Crooks Character Analysis In John Steinbeck's novel Of Mice and Men, the character named Crooks was segregated from the other men because he is black. This caused him to be lonely. He was forced to sleep in a separate bunk than the others. Trapped in solitude all night long; he resorts to books as his only companion. Trying to portray himself as proud and aloof by his own will, but inside is happy to be around the other men. Crooks first tried to make Lennie leave his room but then he decided that Lennie would not understand and that he actually wanted someone to talk with. During his conversation with Lennie Crooks reveals his loneliness on the ranch. "I seen it over an' over a guy talkin' to another guy and it don't make no difference if he don't hear or understand." Although he is talking to Lennie about George, he is actually speaking of his own life.
He needs someone, someone to talk with, a friend. After Lennie explains his dream to Crooks, he says he would work free. Later he decides that he does not want to face rejection. "I don't wanna go to no place like that. I'd never wanna go to a place like that" Crooks is also a proud man, sometimes causing him to forget his lack of authority of the ranch. Crooks grew up on a farm owned by his father where he was respected as an equal to the white men. Now on this ranch on California he is discriminated against and segregated. His pride is shown when he defends Lennie against Curley's wife, but when she lashed out at him, he knows he must back down or face the consequences. Those consequences would probably be being lynched. Inside he knows he is equal to every other man on the ranch, but if he expressed these thoughts he would probably be forced out of the farm, or even worse possibly. Crooks is a bright man. He knows his rights, but he also knows that being a black man in California his rights didn't mean anything if he made a mistake and crossed his boundaries.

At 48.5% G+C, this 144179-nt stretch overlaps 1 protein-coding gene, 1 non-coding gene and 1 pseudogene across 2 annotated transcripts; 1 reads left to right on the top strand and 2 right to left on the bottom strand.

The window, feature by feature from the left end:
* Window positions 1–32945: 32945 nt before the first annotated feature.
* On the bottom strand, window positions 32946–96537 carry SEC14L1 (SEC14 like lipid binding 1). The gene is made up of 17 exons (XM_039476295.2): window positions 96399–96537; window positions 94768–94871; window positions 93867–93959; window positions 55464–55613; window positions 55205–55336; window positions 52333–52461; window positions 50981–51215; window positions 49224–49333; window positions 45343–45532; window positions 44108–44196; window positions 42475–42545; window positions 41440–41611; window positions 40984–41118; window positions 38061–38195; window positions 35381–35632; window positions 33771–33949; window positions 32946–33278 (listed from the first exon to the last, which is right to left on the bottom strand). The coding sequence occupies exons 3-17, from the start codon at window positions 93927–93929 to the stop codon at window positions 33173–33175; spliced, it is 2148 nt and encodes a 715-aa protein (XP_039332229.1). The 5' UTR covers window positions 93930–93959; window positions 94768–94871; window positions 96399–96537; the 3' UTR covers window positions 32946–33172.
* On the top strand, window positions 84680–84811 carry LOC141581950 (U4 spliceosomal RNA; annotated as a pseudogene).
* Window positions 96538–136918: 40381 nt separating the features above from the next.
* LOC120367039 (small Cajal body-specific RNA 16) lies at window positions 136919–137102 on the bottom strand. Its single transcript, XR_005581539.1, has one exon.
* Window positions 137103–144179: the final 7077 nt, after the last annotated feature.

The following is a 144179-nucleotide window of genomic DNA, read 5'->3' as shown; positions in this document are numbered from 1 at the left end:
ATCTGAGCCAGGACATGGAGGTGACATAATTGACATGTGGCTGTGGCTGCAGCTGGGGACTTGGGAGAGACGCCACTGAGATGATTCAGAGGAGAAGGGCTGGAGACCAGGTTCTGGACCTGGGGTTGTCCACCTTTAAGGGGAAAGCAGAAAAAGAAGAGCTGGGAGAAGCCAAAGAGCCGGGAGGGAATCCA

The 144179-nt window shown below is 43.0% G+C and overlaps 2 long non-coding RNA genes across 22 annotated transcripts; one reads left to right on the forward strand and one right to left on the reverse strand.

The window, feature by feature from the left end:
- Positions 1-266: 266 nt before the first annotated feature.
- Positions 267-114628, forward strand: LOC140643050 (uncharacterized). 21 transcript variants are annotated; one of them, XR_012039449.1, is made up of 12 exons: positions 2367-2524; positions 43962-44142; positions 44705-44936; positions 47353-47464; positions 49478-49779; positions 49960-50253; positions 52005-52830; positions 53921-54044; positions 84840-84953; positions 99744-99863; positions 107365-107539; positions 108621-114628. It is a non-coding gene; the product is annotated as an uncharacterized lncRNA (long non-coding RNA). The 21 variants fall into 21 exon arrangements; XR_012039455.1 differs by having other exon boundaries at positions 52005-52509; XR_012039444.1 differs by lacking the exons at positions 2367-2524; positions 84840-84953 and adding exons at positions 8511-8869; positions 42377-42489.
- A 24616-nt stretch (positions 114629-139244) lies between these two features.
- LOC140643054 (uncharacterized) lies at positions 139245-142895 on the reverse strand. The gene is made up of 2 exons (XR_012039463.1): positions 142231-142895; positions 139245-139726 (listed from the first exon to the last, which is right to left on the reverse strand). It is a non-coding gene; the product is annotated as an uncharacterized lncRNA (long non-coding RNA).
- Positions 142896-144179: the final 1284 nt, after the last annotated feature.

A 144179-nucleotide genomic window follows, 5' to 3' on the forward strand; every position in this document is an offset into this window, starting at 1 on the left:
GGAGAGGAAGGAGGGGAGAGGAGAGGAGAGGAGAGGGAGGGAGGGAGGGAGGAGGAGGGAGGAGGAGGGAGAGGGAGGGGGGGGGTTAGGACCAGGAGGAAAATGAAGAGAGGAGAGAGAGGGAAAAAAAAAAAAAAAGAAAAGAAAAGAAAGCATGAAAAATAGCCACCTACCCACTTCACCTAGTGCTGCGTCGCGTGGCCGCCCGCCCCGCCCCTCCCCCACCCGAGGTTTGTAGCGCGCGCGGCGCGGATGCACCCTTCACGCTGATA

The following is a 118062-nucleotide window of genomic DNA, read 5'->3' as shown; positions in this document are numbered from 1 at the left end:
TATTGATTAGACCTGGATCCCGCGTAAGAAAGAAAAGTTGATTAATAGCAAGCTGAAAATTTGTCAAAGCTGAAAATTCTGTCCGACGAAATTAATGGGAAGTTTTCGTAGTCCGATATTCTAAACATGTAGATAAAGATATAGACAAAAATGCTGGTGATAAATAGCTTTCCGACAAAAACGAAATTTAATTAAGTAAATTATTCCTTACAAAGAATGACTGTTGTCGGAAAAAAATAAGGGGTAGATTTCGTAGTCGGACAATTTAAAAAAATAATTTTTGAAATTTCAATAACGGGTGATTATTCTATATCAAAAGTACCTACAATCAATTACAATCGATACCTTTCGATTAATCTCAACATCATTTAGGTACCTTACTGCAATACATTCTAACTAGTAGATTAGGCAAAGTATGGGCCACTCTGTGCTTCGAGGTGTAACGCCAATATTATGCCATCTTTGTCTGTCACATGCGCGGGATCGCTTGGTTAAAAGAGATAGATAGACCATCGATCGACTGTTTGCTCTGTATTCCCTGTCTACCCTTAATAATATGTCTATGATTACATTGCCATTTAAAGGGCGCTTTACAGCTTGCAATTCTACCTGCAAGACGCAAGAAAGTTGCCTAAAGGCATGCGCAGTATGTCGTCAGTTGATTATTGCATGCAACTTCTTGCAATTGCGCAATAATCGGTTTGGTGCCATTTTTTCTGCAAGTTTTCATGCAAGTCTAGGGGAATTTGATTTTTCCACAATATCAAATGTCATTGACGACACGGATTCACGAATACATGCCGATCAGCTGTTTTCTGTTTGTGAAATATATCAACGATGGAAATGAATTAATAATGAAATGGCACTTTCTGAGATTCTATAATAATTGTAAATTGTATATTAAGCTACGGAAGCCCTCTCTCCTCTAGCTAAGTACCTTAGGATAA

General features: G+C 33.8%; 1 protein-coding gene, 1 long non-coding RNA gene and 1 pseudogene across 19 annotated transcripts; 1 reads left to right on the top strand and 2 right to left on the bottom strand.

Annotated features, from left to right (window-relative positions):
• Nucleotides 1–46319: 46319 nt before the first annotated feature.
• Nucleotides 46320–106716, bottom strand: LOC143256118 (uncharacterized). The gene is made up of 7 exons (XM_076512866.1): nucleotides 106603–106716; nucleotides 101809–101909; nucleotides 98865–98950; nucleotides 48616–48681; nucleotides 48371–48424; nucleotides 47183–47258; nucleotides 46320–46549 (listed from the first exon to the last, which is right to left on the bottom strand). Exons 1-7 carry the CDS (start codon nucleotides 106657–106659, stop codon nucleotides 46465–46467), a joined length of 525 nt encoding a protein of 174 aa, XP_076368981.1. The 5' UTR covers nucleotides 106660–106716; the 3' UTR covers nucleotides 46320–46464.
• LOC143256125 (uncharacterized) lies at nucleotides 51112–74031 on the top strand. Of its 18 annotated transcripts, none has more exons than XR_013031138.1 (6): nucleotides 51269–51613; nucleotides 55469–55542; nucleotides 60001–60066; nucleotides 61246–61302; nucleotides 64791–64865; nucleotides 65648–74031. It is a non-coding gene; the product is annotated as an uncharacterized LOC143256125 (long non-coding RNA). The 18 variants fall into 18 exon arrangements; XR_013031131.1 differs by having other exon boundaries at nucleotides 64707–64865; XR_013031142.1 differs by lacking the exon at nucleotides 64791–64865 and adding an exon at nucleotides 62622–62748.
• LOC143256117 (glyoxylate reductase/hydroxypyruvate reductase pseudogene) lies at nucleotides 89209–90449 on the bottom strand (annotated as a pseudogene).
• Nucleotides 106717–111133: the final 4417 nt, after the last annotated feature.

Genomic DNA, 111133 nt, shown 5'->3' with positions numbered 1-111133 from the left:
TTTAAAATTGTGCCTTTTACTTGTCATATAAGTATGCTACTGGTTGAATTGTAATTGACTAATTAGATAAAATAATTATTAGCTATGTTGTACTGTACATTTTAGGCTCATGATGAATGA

A third characteristic of Crooks is intelligence. Crooks, unlike the other men, reads books. He grew up as a free man, an equal to the whites. While he is not a slave on the ranch, he certainly was not treated fairly. His knowledge only adds to his anger and loneliness that he feels because he knows what it could be like, he knows that this is not right. By reading, Crooks occupies his time and gains knowledge, but being with another human being on the ranch would be much more important to him than any book he could ever read. When Lennie comes into his room, Crooks knows exactly what to say to make Lennie upset. However, he was kind and stopped saying that George would not return when he realized Lennie was genuinely upset.